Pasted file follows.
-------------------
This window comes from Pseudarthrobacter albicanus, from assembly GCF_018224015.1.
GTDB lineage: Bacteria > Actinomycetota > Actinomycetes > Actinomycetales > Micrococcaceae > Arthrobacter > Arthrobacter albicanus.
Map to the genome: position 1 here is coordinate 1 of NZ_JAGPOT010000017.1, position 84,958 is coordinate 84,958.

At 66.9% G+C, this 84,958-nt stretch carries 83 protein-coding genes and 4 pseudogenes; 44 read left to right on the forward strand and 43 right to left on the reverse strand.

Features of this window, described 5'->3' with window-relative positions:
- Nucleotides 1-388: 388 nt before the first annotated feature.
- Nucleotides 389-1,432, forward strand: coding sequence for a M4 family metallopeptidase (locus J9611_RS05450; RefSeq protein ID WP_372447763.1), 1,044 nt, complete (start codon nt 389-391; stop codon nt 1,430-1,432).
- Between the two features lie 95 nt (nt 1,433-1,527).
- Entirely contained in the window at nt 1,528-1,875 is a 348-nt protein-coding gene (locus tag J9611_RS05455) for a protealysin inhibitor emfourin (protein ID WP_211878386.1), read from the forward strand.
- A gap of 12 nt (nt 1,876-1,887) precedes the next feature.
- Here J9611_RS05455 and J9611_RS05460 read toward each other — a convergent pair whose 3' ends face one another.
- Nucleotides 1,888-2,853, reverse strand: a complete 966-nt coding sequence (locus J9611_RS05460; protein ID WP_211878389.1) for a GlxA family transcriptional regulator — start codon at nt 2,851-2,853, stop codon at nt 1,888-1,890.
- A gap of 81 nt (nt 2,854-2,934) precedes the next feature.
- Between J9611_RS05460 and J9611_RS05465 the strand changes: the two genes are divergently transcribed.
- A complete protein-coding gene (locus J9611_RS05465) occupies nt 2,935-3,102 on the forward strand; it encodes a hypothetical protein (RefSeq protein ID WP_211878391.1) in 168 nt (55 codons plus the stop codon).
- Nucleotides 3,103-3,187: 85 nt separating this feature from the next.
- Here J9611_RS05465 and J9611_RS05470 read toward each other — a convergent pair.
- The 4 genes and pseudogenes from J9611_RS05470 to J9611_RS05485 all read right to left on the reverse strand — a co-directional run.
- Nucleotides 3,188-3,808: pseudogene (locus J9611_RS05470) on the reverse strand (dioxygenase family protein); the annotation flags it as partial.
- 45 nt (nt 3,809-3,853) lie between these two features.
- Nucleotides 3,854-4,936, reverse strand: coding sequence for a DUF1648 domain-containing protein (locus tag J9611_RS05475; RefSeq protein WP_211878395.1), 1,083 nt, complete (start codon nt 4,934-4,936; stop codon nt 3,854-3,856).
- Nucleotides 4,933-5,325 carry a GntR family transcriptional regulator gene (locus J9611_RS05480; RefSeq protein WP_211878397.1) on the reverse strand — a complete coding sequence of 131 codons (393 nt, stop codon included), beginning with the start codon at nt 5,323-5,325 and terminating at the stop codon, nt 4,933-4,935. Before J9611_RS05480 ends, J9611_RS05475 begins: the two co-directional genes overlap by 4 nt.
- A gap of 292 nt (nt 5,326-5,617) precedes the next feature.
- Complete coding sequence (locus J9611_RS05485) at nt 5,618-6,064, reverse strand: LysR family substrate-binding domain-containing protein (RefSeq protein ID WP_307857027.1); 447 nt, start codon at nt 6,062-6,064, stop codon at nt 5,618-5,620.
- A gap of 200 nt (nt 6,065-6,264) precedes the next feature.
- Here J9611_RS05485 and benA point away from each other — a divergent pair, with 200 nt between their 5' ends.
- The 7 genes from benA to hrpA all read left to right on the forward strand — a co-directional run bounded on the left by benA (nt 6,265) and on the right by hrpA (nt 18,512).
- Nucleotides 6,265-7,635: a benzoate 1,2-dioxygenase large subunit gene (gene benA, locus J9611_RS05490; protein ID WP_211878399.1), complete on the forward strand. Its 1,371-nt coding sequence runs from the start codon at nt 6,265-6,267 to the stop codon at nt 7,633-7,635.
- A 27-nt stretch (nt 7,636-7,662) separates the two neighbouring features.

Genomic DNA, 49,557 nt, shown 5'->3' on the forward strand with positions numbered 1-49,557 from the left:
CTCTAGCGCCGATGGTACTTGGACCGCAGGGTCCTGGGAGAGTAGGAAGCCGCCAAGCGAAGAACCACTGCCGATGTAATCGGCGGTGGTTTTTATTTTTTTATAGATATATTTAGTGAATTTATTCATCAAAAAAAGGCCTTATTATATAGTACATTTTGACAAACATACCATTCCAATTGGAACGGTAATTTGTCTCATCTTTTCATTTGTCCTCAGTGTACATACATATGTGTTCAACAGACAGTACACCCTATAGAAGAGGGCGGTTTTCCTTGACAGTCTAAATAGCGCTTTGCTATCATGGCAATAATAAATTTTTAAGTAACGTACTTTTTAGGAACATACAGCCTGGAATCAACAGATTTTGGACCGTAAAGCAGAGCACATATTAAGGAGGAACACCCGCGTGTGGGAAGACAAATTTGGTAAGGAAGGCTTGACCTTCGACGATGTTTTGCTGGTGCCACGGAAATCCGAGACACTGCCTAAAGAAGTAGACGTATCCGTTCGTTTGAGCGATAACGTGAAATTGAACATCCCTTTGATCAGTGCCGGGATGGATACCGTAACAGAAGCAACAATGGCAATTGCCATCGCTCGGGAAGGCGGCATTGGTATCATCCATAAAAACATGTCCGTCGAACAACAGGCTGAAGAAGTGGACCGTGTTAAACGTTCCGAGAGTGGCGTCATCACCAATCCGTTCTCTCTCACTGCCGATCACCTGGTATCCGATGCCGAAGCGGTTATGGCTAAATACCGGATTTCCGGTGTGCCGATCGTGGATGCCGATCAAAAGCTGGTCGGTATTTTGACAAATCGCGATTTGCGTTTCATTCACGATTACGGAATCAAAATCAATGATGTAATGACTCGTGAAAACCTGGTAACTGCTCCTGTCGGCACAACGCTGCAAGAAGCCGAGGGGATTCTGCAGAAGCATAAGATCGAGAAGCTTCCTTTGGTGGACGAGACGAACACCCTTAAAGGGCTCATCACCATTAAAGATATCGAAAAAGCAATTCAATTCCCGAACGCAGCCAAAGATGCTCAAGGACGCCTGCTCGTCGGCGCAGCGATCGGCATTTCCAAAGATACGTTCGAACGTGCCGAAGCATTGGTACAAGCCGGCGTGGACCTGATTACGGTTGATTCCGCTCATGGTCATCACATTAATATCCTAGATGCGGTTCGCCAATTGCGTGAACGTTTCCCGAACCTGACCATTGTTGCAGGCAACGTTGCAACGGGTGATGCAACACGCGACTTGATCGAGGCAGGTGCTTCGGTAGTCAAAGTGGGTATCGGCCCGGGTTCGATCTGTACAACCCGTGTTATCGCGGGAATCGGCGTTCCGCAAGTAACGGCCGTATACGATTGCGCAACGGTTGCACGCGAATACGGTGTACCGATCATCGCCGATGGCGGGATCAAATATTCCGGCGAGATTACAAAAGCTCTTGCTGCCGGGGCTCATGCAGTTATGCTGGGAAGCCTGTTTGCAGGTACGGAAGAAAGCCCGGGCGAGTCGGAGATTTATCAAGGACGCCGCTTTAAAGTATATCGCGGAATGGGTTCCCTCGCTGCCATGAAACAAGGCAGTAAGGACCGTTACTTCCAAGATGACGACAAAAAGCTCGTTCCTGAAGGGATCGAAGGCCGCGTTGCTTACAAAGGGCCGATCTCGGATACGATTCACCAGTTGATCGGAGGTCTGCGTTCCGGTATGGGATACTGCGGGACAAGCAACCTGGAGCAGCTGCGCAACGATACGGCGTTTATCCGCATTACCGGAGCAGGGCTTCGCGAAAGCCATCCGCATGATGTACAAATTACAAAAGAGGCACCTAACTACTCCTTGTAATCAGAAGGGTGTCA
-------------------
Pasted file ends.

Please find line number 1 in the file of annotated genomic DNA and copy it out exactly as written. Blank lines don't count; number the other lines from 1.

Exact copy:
This window comes from Pseudarthrobacter albicanus, from assembly GCF_018224015.1.